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Journal Article
Journal of Medieval and Early Modern Studies (1 May 2013) 43 (2): 219–245.
Published: 01 May 2013
...Matthew Milner Recent work in historical philosophy on the Aristotelian concept of qualities — that is, hot, cold, wet, and dry, the fundamental causal agents of the natural world — offers a moment to reconsider the connections between medicine, religion, and natural philosophy in late medieval...
Journal Article
Journal of Medieval and Early Modern Studies (1 January 2019) 49 (1): 169–191.
Published: 01 January 2019
... childe” strives to understand sin, guilt, and culpability within the constraints of humanity’s limited self- knowledge. Julian both works within and transcends established scriptural and penitential traditions of representing childhood, childlikeness, and the related quality of meekness, a key virtue in...
Journal Article
Journal of Medieval and Early Modern Studies (1 September 2012) 42 (3): 511–517.
Published: 01 September 2012
...Nancy Bradley Warren The very word monasticism brings to mind images of walls and enclosures, suggests qualities of isolation and separation. As recent work on both medieval and early modern monastic foundations has demonstrated, though, the convent wall was actually quite permeable. In this...
Journal Article
Journal of Medieval and Early Modern Studies (1 September 2013) 43 (3): 487–519.
Published: 01 September 2013
... that define the painter’s vocation and the potentially sublime qualities of their finished works. Scholarship has yet to acknowledge the sophistication and precocity with which the medieval novella tackled thorny philosophical questions about the materiality of painting. © 2013 by Duke University...
Journal Article
Journal of Medieval and Early Modern Studies (1 September 2014) 44 (3): 549–583.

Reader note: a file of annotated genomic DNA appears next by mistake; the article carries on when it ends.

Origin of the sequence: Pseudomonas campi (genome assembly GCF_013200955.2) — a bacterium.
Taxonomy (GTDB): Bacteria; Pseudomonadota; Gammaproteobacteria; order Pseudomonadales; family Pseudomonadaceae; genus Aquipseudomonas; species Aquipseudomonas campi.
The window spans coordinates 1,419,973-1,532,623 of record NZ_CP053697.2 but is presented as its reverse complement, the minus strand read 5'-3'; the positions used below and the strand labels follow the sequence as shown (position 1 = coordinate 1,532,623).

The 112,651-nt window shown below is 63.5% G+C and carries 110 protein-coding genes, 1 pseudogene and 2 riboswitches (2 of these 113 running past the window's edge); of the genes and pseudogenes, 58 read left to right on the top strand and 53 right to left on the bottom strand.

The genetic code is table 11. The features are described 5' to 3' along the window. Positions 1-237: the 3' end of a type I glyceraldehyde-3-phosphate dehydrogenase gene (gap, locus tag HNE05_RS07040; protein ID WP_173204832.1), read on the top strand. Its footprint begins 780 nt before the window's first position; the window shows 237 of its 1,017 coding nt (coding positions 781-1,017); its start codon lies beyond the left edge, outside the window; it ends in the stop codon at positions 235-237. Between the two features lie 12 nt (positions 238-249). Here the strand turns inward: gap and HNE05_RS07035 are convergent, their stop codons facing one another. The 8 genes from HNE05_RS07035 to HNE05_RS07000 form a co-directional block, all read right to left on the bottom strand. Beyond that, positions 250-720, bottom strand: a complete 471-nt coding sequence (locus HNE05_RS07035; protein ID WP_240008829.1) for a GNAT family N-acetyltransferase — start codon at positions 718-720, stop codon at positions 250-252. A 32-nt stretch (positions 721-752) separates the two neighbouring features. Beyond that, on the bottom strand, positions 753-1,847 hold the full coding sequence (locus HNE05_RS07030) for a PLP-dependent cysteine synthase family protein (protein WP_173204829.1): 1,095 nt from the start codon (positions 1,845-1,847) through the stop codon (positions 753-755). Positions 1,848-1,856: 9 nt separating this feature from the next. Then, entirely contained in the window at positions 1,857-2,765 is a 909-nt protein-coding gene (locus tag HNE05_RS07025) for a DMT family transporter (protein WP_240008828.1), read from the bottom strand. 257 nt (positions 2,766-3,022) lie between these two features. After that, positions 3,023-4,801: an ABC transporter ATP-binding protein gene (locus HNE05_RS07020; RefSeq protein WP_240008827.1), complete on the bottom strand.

Published: 01 September 2014
... washing liturgical vessels), and a painted wooden box containing a manuscript sheet, “Upon the Birth and death of his deere sonne.” Montagu’s commemorative program invests memorial artifacts with the qualities attributed to sacred objects and develops and defends a private idolatry in which secular...
Journal Article
Journal of Medieval and Early Modern Studies (1 September 2014) 44 (3): 617–643.
Published: 01 September 2014
...Suzanne Conklin Akbari The sharp divide between sacred and secular objects is ultimately an arbitrary one: sacrality is less a quality inherent in the object itself than a product of the way in which the object is seen. This is particularly evident in medieval universal histories, in which all...
Journal Article
Journal of Medieval and Early Modern Studies (1 May 2011) 41 (2): 457–458.
Published: 01 May 2011
... Medieval and Early Modern Edited by Nancy Bradley Warren Volume 42 / Number 3 / Fall 2012 The very word monasticism brings to mind images of walls and enclosures, suggests qualities of isolation and separation. As recent work on both medi- eval and early modern monastic foundations has demonstrated...
Journal Article
Journal of Medieval and Early Modern Studies (1 September 2013) 43 (3): 679–681.
Published: 01 September 2013
..., Shannon Stranger Artisans and the London Sanctuary of St. Martin le Grand in the Reign of Henry VIII  545 – 571 680  Journal of Medieval and Early Modern Studies / 43.3 / 2013 Milner, Matthew The Physics of Holy Oats: Vernacular Knowledge, Qualities, and Remedy in Fifteenth-Century England...
Journal Article
Journal of Medieval and Early Modern Studies (1 January 2008) 38 (1): 15–34.
Published: 01 January 2008
... histories of situations, duties, behaviors, and qualities of the “good ambas- sador,” but always within the tradition of the ethical institutio. This tradi- tion, which developed from the Renaissance on, drew both on the values of the nobility and the court and on a discourse of individual abilities and...
Journal Article
Journal of Medieval and Early Modern Studies (1 September 2010) 40 (3): 621–623.
Published: 01 September 2010
... enclosures, suggests qualities of isolation and separation. As recent work on both medi- eval and early modern monastic foundations has demonstrated, though, the convent wall was actually quite permeable. For this special issue, we seek essays that explore the ways in which monastic foundations are...